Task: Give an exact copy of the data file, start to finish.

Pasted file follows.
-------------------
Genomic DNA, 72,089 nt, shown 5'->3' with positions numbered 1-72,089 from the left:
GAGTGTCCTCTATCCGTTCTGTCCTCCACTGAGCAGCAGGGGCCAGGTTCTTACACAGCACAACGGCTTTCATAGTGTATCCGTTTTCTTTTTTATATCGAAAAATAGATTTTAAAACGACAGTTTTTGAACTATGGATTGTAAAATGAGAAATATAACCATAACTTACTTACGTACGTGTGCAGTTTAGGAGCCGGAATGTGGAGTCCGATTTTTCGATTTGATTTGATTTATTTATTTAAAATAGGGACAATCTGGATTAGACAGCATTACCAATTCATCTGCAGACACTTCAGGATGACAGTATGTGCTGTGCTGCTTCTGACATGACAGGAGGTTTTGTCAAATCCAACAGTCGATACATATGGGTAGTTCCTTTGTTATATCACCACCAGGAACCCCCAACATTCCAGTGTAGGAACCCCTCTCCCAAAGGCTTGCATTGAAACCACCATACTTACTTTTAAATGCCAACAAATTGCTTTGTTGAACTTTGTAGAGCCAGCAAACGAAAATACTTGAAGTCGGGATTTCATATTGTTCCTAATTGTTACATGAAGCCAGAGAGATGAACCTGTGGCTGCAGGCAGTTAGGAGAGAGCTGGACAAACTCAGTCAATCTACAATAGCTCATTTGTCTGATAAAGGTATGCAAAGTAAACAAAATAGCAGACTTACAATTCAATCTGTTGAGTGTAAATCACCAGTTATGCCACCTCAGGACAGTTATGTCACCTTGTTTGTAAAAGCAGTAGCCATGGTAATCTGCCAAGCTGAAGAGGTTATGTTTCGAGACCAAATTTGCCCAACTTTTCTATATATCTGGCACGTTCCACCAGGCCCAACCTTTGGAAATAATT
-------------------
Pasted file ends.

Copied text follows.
Genomic DNA, 72,089 nt, shown 5'->3' with positions numbered 1-72,089 from the left:
GAGTGTCCTCTATCCGTTCTGTCCTCCACTGAGCAGCAGGGGCCAGGTTCTTACACAGCACAACGGCTTTCATAGTGTATCCGTTTTCTTTTTTATATCGAAAAATAGATTTTAAAACGACAGTTTTTGAACTATGGATTGTAAAATGAGAAATATAACCATAACTTACTTACGTACGTGTGCAGTTTAGGAGCCGGAATGTGGAGTCCGATTTTTCGATTTGATTTGATTTATTTATTTAAAATAGGGACAATCTGGATTAGACAGCATTACCAATTCATCTGCAGACACTTCAGGATGACAGTATGTGCTGTGCTGCTTCTGACATGACAGGAGGTTTTGTCAAATCCAACAGTCGATACATATGGGTAGTTCCTTTGTTATATCACCACCAGGAACCCCCAACATTCCAGTGTAGGAACCCCTCTCCCAAAGGCTTGCATTGAAACCACCATACTTACTTTTAAATGCCAACAAATTGCTTTGTTGAACTTTGTAGAGCCAGCAAACGAAAATACTTGAAGTCGGGATTTCATATTGTTCCTAATTGTTACATGAAGCCAGAGAGATGAACCTGTGGCTGCAGGCAGTTAGGAGAGAGCTGGACAAACTCAGTCAATCTACAATAGCTCATTTGTCTGATAAAGGTATGCAAAGTAAACAAAATAGCAGACTTACAATTCAATCTGTTGAGTGTAAATCACCAGTTATGCCACCTCAGGACAGTTATGTCACCTTGTTTGTAAAAGCAGTAGCCATGGTAATCTGCCAAGCTGAAGAGGTTATGTTTCGAGACCAAATTTGCCCAACTTTTCTATATATCTGGCACGTTCCACCAGGCCCAACCTTTGGAAATAATT